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CPJ joins call for Nigeria to ensure internet and social media services remain connected during elections

A combo picture shows Nigeria’s President Muhammadu Buhari and main opposition party presidential candidate Atiku Abubakar addressing supporters during campaign rallies, Lagos Nigeria.(PML Montage Photo)

LAGOS – The Committee to Protect Journalists joined more than 15 rights organizations and the #KeepItOn Coalition to call for Nigerian authorities to ensure that internet and social media services remain connected during upcoming elections and safeguard internet speeds of websites and messaging applications.

In early February, Nigeria’s federal government denied rumors of plans to shut down the internet during upcoming elections, according to the privately owned Guardian Nigeria and Quartz news outlets.

Nigeria has two sets of elections including the federal elections on Saturday,February 16 and state elections on March 2.

The letter, addressed to Umar Garba Danbatta, executive vice chairman and chief executive officer of the Nigerian Communications Commission, emphasized how internet disruptions inhibit journalists’ ability to safely conduct reporting and run contrary to international law.

It also highlighted additional social and economic costs of internet outages.

“The media is critical to this particular election and critical to people understanding both the [election’s] processes and procedures,” Festus Okoye, national commissioner of Nigeria’s Independent National Electoral Commission, told CPJ on February 13. Okoye also emphasized the importance of internet connectivity because the smart card readers used for voter identification are based on the internet. “Three networks–Glo, MTN, and Airtel–are powering them [the smart card readers], so if you jam the network there won’t be any election…that’s just the bottom line.” he said.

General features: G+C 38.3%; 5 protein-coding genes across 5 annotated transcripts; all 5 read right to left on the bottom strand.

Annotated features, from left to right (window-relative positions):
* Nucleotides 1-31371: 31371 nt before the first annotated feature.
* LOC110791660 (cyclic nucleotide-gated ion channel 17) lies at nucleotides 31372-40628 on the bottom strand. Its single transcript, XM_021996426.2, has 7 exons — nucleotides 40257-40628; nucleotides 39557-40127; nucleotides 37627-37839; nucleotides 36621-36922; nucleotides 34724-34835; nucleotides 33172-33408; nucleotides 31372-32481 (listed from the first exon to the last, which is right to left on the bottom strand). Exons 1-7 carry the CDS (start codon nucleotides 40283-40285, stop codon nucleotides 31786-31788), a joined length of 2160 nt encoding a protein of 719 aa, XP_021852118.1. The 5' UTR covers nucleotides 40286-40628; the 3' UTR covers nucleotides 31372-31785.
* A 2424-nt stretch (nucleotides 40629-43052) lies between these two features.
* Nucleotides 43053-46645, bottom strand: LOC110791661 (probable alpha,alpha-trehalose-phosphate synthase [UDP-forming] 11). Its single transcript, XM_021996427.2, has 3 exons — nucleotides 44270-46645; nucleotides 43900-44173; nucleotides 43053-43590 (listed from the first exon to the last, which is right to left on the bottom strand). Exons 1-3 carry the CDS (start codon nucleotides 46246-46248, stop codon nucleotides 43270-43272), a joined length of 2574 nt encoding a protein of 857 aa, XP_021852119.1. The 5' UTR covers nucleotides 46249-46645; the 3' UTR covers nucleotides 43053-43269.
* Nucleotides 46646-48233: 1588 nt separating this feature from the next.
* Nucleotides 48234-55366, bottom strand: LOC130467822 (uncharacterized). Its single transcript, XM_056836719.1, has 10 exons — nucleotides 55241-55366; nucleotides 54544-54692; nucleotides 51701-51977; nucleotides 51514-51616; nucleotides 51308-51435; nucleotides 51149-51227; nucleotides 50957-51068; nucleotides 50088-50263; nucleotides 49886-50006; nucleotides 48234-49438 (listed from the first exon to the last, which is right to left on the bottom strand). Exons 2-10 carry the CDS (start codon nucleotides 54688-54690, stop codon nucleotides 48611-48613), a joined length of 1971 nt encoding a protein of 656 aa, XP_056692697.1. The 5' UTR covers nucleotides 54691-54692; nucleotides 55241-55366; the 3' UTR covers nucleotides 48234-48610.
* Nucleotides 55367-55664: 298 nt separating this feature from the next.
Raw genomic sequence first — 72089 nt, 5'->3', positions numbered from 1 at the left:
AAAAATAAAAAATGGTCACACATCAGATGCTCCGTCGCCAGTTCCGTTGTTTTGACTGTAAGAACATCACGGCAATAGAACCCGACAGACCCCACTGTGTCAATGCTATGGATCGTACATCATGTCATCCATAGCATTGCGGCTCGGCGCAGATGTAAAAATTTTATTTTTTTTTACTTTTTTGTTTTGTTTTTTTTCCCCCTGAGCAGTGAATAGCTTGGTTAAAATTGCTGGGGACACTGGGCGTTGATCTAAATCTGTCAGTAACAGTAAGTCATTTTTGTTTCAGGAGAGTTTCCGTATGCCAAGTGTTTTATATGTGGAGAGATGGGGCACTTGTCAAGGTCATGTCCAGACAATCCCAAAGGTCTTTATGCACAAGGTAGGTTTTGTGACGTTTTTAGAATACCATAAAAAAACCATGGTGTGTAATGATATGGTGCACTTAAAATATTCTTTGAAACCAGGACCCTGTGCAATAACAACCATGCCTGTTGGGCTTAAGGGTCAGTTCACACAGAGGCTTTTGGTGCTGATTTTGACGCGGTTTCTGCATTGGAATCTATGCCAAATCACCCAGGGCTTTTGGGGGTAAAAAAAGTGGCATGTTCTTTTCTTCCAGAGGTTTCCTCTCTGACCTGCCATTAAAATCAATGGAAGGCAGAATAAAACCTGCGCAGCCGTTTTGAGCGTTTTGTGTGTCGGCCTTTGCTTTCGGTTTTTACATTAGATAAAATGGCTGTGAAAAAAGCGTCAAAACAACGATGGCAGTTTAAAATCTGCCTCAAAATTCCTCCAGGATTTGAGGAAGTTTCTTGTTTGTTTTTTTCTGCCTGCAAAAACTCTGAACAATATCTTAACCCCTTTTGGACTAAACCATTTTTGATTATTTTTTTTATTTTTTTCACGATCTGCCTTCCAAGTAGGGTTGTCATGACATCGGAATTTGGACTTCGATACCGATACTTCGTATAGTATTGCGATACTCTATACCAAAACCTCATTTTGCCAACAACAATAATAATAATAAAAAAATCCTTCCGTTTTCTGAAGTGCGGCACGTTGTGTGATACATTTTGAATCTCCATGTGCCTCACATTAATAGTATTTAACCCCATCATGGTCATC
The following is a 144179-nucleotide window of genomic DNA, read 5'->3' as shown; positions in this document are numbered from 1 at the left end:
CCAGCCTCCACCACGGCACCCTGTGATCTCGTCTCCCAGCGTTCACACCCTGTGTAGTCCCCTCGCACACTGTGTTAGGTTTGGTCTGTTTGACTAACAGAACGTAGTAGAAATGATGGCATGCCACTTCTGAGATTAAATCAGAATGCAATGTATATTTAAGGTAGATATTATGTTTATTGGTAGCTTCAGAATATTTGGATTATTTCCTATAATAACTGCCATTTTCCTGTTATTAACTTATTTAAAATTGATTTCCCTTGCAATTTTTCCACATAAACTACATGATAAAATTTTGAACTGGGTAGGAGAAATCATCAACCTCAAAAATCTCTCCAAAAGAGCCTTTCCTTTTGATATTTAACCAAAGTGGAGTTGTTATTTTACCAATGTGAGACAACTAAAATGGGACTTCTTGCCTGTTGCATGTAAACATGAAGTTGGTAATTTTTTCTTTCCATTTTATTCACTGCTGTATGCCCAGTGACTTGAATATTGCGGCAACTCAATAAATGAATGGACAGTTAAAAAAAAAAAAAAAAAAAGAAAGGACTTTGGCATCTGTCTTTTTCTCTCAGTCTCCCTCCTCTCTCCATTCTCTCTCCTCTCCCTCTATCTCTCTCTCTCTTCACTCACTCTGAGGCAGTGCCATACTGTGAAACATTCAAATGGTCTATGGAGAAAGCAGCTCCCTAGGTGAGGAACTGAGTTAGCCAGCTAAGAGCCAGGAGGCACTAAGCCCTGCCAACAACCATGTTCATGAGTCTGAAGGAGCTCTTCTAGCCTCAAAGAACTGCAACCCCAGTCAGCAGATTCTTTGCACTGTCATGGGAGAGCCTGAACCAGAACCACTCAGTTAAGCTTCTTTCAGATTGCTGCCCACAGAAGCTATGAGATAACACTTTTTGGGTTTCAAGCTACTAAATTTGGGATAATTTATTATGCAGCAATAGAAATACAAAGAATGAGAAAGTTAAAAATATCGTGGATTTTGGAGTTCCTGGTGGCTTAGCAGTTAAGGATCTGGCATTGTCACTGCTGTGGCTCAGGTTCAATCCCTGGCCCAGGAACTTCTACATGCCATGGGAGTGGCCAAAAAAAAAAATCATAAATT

Access to information and freedom of expression are pillars of a democratic society and are essential during elections.

Millions of Nigerians like many more around the world depend on the internet to find their polling stations, identify and engage with election campaigns, listen and vet candidates, use the information they gather online to cast their vote, and use the internet to report misconduct during the elections.

Caught between the devil and the deep blue sea

In March 2015, as they prepared to cast their votes in a landmark presidential election, Nigerians found themselves facing a choice between the devil and the deep blue sea: Goodluck Jonathan, the then-incumbent whose administration was corrupt and largely inept; and Muhammadu Buhari, an erstwhile dictator known for his ethnoreligious biases. Eventually, the voters decided Buhari – who had branded himself “a reformed democrat” and promised to fight corruption – is the lesser of the two evils and chose him as their next president.

After the election, Jonathan willingly conceded his defeat to Buhari, becoming the first sitting president in Nigeria to do so. Despite Buhari’s flimsy democratic credentials, this peaceful transfer of power, coupled with the new president’s initial successes in the fight against corruption, convinced many Nigerians that they had made the right choice. For a short while, many Nigerians believed that they may not be forced to choose “the lesser of the two evils” in future elections.

However, only four short years later, Nigerians preparing to head to the polls on Saturday once again found themselves between a rock and a hard place. This time the choice is between Buhari, whose time in power has only served to embellish his unsavoury reputation, and Atiku Abubakar, a former vice president whose campaign has been undermined by repeated allegations of corruption.

How Buhari disappointed Nigerians